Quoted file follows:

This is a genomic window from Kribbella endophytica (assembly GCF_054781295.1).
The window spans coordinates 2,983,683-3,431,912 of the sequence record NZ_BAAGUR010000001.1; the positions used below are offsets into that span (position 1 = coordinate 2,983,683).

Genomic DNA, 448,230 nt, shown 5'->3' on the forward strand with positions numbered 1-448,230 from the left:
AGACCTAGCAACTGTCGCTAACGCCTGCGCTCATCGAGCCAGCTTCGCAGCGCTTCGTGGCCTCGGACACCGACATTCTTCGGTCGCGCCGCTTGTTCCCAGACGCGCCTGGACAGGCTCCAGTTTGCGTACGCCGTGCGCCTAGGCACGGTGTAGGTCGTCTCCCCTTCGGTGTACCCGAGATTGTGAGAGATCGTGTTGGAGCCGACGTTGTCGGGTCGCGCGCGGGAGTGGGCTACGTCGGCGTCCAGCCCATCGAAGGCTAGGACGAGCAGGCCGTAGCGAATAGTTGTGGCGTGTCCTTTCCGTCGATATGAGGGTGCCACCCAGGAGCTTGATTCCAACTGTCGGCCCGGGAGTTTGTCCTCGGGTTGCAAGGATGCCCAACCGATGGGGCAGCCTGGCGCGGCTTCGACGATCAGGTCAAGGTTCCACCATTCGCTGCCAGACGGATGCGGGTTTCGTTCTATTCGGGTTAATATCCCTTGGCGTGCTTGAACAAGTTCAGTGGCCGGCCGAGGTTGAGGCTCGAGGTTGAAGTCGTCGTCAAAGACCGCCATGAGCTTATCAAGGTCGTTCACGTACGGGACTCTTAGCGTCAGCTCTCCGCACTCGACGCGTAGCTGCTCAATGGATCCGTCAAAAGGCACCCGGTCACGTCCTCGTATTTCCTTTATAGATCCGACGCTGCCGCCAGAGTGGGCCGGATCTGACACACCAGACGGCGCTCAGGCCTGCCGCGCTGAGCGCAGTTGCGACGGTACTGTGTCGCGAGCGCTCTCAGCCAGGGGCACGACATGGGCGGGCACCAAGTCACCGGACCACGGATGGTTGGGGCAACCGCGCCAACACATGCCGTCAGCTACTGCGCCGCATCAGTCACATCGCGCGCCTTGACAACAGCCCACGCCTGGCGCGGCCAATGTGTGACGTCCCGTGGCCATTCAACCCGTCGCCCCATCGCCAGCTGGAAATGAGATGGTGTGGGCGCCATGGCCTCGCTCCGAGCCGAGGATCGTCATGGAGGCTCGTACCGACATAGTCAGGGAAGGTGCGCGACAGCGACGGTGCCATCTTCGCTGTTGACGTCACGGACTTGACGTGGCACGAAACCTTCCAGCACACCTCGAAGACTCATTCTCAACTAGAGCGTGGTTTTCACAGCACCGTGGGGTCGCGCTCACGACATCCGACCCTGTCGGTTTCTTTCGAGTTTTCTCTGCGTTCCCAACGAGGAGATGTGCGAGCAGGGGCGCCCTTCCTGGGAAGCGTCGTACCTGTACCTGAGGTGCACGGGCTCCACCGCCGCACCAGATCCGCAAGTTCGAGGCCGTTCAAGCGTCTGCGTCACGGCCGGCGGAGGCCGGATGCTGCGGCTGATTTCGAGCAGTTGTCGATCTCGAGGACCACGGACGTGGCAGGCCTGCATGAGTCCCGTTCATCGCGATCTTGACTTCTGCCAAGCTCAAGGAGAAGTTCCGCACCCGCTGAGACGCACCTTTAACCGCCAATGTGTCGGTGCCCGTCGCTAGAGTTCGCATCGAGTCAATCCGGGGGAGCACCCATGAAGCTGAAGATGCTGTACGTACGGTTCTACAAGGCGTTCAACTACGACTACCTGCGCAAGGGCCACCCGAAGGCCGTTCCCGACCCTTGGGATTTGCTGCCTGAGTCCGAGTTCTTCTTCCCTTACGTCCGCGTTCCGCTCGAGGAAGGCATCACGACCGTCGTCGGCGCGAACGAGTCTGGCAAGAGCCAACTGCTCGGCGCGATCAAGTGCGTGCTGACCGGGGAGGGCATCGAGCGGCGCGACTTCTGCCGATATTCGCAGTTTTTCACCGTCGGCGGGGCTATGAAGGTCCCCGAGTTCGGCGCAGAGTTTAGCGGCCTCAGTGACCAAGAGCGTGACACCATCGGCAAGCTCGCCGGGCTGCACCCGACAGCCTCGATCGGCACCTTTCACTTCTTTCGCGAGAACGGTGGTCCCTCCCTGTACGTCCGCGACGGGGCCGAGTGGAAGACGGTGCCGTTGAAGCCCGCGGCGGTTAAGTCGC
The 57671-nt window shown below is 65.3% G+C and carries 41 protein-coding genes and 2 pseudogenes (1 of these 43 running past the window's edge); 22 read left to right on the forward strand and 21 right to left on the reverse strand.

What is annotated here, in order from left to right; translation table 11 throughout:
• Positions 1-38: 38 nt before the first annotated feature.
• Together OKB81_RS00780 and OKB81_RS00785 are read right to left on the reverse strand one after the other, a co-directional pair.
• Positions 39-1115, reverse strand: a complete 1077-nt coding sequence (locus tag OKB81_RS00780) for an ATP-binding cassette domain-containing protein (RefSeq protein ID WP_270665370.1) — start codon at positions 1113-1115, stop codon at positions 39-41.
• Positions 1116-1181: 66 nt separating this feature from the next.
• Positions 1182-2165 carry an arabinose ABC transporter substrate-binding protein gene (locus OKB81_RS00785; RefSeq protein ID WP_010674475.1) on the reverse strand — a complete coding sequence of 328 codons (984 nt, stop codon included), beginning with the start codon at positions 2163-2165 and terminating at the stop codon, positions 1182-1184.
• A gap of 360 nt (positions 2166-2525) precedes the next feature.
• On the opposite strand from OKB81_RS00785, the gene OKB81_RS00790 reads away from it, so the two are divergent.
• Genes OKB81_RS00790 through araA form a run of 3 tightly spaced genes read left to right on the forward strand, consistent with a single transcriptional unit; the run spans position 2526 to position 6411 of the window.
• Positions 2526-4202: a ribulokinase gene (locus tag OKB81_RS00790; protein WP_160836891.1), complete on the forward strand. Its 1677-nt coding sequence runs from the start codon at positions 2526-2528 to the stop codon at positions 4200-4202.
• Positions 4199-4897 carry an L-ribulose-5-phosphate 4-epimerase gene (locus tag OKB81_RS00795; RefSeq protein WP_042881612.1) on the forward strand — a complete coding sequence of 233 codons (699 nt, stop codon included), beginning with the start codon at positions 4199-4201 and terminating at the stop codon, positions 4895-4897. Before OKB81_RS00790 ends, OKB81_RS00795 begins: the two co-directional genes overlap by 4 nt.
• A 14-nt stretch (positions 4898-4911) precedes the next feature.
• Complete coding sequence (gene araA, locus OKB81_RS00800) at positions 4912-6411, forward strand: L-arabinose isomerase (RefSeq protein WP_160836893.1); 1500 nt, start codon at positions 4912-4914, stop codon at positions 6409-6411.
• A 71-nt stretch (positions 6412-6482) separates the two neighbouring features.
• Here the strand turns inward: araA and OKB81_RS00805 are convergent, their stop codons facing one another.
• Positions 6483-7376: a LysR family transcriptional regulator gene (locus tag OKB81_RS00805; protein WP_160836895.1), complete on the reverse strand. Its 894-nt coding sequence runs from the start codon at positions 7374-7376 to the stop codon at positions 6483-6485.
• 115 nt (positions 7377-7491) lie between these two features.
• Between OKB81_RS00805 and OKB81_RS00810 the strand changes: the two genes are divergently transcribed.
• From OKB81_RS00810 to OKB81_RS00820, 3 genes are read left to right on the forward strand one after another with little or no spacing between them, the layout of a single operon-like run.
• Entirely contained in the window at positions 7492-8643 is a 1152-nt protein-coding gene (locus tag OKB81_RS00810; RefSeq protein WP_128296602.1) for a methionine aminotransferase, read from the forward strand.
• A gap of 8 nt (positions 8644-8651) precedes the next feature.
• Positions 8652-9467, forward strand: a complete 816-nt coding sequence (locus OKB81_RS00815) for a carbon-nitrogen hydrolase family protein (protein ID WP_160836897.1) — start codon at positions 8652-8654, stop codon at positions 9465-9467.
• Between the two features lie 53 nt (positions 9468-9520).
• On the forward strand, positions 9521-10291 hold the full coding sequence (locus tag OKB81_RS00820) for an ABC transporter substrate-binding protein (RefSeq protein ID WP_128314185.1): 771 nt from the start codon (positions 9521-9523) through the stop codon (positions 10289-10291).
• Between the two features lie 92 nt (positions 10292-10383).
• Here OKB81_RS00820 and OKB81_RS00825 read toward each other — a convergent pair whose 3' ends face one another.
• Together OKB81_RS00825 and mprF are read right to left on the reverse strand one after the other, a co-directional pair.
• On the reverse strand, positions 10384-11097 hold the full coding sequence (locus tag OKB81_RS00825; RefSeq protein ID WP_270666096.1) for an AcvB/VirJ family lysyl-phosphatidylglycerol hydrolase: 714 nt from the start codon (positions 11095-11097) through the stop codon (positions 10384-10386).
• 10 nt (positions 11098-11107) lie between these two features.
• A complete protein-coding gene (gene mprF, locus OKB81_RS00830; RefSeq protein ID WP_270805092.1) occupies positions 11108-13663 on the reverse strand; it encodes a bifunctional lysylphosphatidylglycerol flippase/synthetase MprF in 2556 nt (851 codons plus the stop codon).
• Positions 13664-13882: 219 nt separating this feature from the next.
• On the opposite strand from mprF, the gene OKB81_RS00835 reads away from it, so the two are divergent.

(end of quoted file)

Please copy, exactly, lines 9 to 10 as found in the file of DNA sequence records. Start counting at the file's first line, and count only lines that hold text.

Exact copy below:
• Positions 39-1115, reverse strand: a complete 1077-nt coding sequence (locus tag OKB81_RS00780) for an ATP-binding cassette domain-containing protein (RefSeq protein ID WP_270665370.1) — start codon at positions 1113-1115, stop codon at positions 39-41.
• Positions 1116-1181: 66 nt separating this feature from the next.